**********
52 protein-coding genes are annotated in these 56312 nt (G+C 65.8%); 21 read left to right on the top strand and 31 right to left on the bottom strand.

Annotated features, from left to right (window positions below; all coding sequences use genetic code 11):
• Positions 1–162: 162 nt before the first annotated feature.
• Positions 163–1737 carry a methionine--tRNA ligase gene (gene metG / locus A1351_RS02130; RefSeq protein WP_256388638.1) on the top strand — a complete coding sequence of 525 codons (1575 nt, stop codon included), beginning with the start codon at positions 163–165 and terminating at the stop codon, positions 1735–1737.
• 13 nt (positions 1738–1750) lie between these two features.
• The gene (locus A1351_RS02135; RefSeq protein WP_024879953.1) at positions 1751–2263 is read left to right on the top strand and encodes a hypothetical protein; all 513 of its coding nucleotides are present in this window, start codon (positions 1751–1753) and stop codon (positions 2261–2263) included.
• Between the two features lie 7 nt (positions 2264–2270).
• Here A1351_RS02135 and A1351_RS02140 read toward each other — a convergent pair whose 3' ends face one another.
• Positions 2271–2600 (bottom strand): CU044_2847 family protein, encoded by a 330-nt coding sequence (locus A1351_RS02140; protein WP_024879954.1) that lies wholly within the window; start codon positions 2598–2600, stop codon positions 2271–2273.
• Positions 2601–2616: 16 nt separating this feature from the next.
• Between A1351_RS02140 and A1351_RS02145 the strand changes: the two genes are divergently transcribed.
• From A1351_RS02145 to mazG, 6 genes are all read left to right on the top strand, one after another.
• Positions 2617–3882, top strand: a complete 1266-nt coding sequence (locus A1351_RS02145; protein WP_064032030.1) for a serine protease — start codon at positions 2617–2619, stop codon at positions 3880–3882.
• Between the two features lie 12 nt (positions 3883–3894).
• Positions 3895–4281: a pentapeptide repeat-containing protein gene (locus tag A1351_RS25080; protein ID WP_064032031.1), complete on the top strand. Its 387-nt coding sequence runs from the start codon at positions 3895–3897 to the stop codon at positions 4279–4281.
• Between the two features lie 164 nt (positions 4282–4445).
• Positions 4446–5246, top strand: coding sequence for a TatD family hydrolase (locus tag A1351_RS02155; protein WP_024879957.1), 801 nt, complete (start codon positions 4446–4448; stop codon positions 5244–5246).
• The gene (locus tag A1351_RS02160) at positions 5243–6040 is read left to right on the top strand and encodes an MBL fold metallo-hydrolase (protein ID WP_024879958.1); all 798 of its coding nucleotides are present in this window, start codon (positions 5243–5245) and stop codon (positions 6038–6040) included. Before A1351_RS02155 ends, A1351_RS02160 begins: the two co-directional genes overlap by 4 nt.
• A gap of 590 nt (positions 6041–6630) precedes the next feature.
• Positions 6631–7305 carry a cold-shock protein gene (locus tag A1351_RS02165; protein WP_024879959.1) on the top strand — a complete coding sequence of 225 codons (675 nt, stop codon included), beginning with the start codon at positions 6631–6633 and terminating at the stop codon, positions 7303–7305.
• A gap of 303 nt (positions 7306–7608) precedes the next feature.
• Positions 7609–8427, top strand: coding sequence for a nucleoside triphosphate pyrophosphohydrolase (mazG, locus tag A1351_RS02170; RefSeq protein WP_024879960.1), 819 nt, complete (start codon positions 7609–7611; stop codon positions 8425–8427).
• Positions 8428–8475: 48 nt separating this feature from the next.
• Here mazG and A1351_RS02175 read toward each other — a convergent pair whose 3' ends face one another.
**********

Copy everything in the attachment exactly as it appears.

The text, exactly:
52 protein-coding genes are annotated in these 56312 nt (G+C 65.8%); 21 read left to right on the top strand and 31 right to left on the bottom strand.

Annotated features, from left to right (window positions below; all coding sequences use genetic code 11):
• Positions 1–162: 162 nt before the first annotated feature.
• Positions 163–1737 carry a methionine--tRNA ligase gene (gene metG / locus A1351_RS02130; RefSeq protein WP_256388638.1) on the top strand — a complete coding sequence of 525 codons (1575 nt, stop codon included), beginning with the start codon at positions 163–165 and terminating at the stop codon, positions 1735–1737.
• 13 nt (positions 1738–1750) lie between these two features.
• The gene (locus A1351_RS02135; RefSeq protein WP_024879953.1) at positions 1751–2263 is read left to right on the top strand and encodes a hypothetical protein; all 513 of its coding nucleotides are present in this window, start codon (positions 1751–1753) and stop codon (positions 2261–2263) included.
• Between the two features lie 7 nt (positions 2264–2270).
• Here A1351_RS02135 and A1351_RS02140 read toward each other — a convergent pair whose 3' ends face one another.
• Positions 2271–2600 (bottom strand): CU044_2847 family protein, encoded by a 330-nt coding sequence (locus A1351_RS02140; protein WP_024879954.1) that lies wholly within the window; start codon positions 2598–2600, stop codon positions 2271–2273.
• Positions 2601–2616: 16 nt separating this feature from the next.
• Between A1351_RS02140 and A1351_RS02145 the strand changes: the two genes are divergently transcribed.
• From A1351_RS02145 to mazG, 6 genes are all read left to right on the top strand, one after another.
• Positions 2617–3882, top strand: a complete 1266-nt coding sequence (locus A1351_RS02145; protein WP_064032030.1) for a serine protease — start codon at positions 2617–2619, stop codon at positions 3880–3882.
• Between the two features lie 12 nt (positions 3883–3894).
• Positions 3895–4281: a pentapeptide repeat-containing protein gene (locus tag A1351_RS25080; protein ID WP_064032031.1), complete on the top strand. Its 387-nt coding sequence runs from the start codon at positions 3895–3897 to the stop codon at positions 4279–4281.
• Between the two features lie 164 nt (positions 4282–4445).
• Positions 4446–5246, top strand: coding sequence for a TatD family hydrolase (locus tag A1351_RS02155; protein WP_024879957.1), 801 nt, complete (start codon positions 4446–4448; stop codon positions 5244–5246).
• The gene (locus tag A1351_RS02160) at positions 5243–6040 is read left to right on the top strand and encodes an MBL fold metallo-hydrolase (protein ID WP_024879958.1); all 798 of its coding nucleotides are present in this window, start codon (positions 5243–5245) and stop codon (positions 6038–6040) included. Before A1351_RS02155 ends, A1351_RS02160 begins: the two co-directional genes overlap by 4 nt.
• A gap of 590 nt (positions 6041–6630) precedes the next feature.
• Positions 6631–7305 carry a cold-shock protein gene (locus tag A1351_RS02165; protein WP_024879959.1) on the top strand — a complete coding sequence of 225 codons (675 nt, stop codon included), beginning with the start codon at positions 6631–6633 and terminating at the stop codon, positions 7303–7305.
• A gap of 303 nt (positions 7306–7608) precedes the next feature.
• Positions 7609–8427, top strand: coding sequence for a nucleoside triphosphate pyrophosphohydrolase (mazG, locus tag A1351_RS02170; RefSeq protein WP_024879960.1), 819 nt, complete (start codon positions 7609–7611; stop codon positions 8425–8427).
• Positions 8428–8475: 48 nt separating this feature from the next.
• Here mazG and A1351_RS02175 read toward each other — a convergent pair whose 3' ends face one another.